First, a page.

As my dear readers know, this current state of affairs has promoted creativity in many a business in order for them to continue as a force in their respective industries. This includes the telemarketing business.
I made a solemn vow to extend kindness to telemarketers
harassing disturbing annoying calling me at home. It makes life more satisfying for both of us. And so it was when I answered the telephone and heard this:
Telemarketer: Hello Ms. Garson. I’m calling you on behalf of Acme Lung Association, and I’m not going to ask you for any money.
Immediately, I was intrigued, yet highly suspicious. My vast experience with telemarketers who are, as my dear readers know, mostly composed of stupers (short once more, for astoundingly stupid persons) proved that there perpetually existed dangling strings on the other end of the line, eager to be tied. Strings they desperately attempted to attach to me. They wanted something all right, but what? Blood? My highly prized collection of nutritional supplements?
Telemarketer: You want to support those dying from lung cancer, right?
How could I argue with this query?
Telemarketer: Here’s all we ask:
A number of scenarios rapidly raced through my mind; a volunteer job of some type? Displaying a bumper sticker on my car, reading Down with smoking?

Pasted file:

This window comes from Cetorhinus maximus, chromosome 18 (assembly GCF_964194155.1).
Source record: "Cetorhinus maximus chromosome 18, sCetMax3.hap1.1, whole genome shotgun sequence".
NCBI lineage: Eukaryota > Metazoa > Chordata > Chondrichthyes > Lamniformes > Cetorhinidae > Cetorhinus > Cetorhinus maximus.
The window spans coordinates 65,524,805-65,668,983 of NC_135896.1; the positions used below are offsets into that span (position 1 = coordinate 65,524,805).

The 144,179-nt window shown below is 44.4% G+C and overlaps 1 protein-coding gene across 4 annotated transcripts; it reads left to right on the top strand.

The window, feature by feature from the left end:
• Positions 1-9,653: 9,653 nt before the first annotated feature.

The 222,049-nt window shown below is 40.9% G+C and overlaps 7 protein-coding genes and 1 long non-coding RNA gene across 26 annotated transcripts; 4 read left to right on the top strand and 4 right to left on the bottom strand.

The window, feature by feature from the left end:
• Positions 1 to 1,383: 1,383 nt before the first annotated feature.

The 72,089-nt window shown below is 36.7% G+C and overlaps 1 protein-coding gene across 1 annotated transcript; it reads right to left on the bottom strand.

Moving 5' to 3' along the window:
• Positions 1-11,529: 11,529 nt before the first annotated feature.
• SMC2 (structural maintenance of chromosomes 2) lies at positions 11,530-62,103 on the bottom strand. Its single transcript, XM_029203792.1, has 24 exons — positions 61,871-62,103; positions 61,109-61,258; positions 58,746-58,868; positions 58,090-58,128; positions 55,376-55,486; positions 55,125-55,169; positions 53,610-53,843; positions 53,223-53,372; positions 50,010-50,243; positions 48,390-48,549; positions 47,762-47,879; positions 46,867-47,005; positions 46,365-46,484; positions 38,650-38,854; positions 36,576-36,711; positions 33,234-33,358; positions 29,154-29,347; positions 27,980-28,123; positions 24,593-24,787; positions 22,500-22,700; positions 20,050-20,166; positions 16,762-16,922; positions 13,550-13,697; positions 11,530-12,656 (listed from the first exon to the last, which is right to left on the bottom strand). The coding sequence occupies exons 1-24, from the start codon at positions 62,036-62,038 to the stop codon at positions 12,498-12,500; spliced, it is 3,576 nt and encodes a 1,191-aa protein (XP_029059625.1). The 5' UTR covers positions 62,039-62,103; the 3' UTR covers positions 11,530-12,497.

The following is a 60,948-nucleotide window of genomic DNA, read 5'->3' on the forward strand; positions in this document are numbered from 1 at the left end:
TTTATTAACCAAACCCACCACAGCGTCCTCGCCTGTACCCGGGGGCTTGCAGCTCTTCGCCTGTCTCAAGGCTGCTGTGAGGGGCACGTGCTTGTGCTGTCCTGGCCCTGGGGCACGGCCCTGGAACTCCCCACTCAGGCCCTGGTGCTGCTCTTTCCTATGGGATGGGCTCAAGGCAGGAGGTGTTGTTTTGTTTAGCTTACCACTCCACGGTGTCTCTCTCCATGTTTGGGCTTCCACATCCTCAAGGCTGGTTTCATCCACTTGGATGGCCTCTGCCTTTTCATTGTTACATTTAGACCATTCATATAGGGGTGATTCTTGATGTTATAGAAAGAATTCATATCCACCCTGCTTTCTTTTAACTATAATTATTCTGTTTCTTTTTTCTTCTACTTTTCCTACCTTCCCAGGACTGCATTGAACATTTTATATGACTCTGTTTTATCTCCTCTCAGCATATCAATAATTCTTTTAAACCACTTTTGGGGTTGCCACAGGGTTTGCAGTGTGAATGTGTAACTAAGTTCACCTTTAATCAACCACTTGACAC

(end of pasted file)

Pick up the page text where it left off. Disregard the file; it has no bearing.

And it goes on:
Telemarketer: We are going to send you some letters which ask for donations to our organization. All you have to do is put them in envelopes, which you will provide; add postage, which you will also provide, and send the letters along to ten of your neighbors who live on your street.
Perfect, I thought! A surefire way to alienate neighbors, star as the ongoing subject of dirty looks and get banned from attending this year’s community barbecue, which last year was held at the home of a local mad scientist.
Me: No, thank you.
Telemarketer: Thank you and have a great day!
They called. I quietly listened. They hung up. And peace reigned for both of us. How easy was that?
Think first, last and all of the time.